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Hi Axmann, like you I am very new to all this. I was only recently diagnosed (UK so NHS pays the bill and supplies the equipment) but before diagnosis I spent some time (3 weeks or so) using an oximeter with USB connection. Wore it every night and downloaded the data every day - showed oxygen levels as low as 76% (worst) and the fluctuations during the night. It's not a perfect fit but does give an indication and the SPO2 unit only costs around $25 from Amazon.

It won't solve any problems but is a cheaper way of finding out if there is an issue.

Hope it helps
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i was fairly certain i had sleep apnea so i bought a used unit and played with pressures for a few weeks till i got it just about right. i then ended up getting a sleep study and they confirmed it and also told me the pressure which i had figured out on my own.
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I had a sleep study, but it nearly killed me!

Something happened while they were adjusting the pressure, which caused my throat to close. I woke up and could not breathe. It took nearly a minute before I could get air in my lungs. After that, I refused to use the mask, but continued to allow them to monitor my sleep. I had severe sleep apnea. I was told I would have to do another study, which I refused.

I picked up a used Resmed S9 on Craigslist for $200. The S9 in the APAP mode will figure out the pressure for you. With the help of the Sleepyhead software I was able to fine tune the settings.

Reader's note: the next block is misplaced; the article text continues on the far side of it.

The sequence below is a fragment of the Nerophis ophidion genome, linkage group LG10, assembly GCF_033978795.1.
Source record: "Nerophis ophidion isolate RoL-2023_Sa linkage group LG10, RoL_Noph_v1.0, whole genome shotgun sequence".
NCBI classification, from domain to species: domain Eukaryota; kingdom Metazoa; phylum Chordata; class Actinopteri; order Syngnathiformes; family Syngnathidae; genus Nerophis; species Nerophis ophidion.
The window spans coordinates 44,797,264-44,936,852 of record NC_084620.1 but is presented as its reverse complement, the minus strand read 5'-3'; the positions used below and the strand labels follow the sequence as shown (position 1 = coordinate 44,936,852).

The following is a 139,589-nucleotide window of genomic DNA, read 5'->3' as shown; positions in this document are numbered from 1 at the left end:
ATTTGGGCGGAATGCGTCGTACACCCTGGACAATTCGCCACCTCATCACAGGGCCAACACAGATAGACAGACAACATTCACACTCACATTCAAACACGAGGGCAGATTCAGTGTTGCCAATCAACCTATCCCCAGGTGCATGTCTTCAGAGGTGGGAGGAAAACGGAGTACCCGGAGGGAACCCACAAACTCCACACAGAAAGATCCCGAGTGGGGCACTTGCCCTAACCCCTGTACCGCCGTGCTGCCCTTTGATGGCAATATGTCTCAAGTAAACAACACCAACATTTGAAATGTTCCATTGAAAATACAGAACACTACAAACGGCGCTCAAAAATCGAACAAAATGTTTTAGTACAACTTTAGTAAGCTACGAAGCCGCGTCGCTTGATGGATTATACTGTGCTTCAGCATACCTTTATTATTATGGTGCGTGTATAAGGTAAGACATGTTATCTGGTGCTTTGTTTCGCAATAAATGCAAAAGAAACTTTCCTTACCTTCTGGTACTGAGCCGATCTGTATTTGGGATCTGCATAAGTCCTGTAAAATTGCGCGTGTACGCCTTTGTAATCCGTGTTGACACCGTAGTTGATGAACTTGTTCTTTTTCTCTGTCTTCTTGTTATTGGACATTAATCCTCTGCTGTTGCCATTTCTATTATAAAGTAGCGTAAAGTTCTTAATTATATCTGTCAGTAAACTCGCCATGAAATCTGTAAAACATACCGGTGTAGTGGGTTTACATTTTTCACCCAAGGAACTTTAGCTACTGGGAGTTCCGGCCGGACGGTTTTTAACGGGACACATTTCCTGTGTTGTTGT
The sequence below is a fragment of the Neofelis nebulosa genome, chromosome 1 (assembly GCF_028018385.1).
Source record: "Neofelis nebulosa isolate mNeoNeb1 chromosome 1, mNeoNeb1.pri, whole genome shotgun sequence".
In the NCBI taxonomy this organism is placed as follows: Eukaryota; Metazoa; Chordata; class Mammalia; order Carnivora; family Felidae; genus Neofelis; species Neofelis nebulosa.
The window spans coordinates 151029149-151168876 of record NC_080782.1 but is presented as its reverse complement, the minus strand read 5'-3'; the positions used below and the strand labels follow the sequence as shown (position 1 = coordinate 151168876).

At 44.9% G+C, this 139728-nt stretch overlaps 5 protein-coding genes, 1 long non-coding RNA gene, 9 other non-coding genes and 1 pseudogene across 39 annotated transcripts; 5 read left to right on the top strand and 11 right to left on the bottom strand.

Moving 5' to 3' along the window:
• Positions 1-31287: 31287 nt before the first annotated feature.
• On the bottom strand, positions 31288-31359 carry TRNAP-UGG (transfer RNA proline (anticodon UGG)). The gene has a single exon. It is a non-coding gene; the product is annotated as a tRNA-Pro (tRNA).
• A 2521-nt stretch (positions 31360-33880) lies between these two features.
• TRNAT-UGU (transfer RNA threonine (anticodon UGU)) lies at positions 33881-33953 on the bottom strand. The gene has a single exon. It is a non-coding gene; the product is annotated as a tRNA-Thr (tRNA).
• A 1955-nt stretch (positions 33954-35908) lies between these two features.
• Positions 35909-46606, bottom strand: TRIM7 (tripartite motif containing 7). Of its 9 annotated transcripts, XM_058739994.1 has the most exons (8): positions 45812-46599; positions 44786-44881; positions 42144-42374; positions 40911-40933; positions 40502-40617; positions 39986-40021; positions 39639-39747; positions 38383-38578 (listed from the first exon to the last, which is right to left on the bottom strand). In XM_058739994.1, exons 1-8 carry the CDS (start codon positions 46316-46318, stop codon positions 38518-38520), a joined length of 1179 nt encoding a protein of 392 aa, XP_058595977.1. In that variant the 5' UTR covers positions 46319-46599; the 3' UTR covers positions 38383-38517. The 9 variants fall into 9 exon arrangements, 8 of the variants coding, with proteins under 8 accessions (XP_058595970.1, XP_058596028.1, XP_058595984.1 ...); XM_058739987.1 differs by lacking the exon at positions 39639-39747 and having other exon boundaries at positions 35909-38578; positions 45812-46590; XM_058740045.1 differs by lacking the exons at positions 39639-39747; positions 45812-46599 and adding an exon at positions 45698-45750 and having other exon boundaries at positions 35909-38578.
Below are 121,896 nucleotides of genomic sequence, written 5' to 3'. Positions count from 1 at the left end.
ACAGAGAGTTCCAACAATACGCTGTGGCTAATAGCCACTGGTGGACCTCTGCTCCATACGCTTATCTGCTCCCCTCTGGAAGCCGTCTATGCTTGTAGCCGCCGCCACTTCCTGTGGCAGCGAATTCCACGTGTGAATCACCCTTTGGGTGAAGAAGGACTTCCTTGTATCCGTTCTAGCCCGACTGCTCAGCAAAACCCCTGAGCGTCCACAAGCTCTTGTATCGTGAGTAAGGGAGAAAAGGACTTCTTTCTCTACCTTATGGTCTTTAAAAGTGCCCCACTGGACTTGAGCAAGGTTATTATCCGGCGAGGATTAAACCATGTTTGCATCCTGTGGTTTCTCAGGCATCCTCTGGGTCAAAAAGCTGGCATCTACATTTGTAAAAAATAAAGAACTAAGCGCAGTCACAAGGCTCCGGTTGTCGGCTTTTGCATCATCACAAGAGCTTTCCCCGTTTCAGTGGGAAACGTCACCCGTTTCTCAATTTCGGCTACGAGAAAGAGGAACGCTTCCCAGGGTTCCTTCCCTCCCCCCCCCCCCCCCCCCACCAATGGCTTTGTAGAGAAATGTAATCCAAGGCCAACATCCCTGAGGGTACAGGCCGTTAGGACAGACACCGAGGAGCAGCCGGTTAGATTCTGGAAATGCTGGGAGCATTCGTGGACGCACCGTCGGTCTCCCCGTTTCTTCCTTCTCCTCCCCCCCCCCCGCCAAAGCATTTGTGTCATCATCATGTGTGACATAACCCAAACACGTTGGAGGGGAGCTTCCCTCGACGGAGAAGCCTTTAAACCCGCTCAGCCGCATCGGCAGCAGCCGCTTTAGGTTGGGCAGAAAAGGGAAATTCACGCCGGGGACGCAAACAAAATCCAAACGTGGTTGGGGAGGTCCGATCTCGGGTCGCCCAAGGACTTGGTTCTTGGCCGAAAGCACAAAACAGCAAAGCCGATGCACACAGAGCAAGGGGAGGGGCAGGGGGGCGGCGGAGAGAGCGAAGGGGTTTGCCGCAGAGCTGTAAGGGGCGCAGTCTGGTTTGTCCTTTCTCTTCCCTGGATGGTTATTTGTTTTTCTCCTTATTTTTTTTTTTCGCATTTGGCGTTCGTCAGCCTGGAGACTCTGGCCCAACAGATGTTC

Basically all you need to start with is the lower pressure. The S9 will determine the right upper limit depending on your needs. Here are my current S9 settings:

Mode Autoset (Puts unit in APAP Mode)
Max Pressure 14.0 (This is max pressure)
Min Pressure 7.0 (This is min pressure)
Max Ramp Off (Turn ramp off)
Start Pressure 4.0 (Not used)
EPR Full Time (EPR lower the pressure when you exhale)
EPR Level 3 (This is the maximum setting, and nice)
Mask Pillows (I use Swift FX pillows)
Tube Slimline (I use a Slimline hose)

I originally started at 5.0 min, and 12.0 max, and could tell that a higher min was needed as the S9 increase pressure right away. Going from 5.0 to 7.0 eliminated all apnea events when first starting the therapy. Looking at the data, I could also see that 12.0 was too low, as I was reaching this pressure level, and could tell that it needed to be higher. I now use 14.0. Looking at Sleepyhead data again, I can tell it never needs more than 14.0, as it just barely gets up into that range every once in a while.

The Ramp setting is where the initial pressure is lower to start. You may need this to get used to the APAP, but it is just a crutch, that you will do better by just never starting. If you have to have such a high pressure that you have trouble breathing into you starting pressure, you could try using the ramp to assist in falling asleep faster, but this is more of a fine tune adjustment to do later. The Start Pressure right after the Ramp setting is the starting pressure of the Ramp. Since I have it turned off, it is not used.

EPR is something nice about the S9. It lowers the pressure when you are exhaling, so it is not as hard to exhale into a higher pressure. 3 is the highest setting, where it will lower the pressure by 3 units when exhaling. I like it, but EPR is not necessary for therapy.

The Mask and tube are just the setting of what you are using for equipment.

I have now been using the APAP for just over 3 years. About 6 months after my study fiasco, my doctor convinced my to come in and see him. I brought in my SD card from the S9, which he analyzed.

He didn't change a thing.

My long term AHI is now under 1, and typically in the 0.5 range. The biggest problem with CPAP type equipment is that there is a 75% patient rejection rate, which is the biggest hurdle.

Don't even bother trying a CPAP the first time, go right into an APAP like the S9.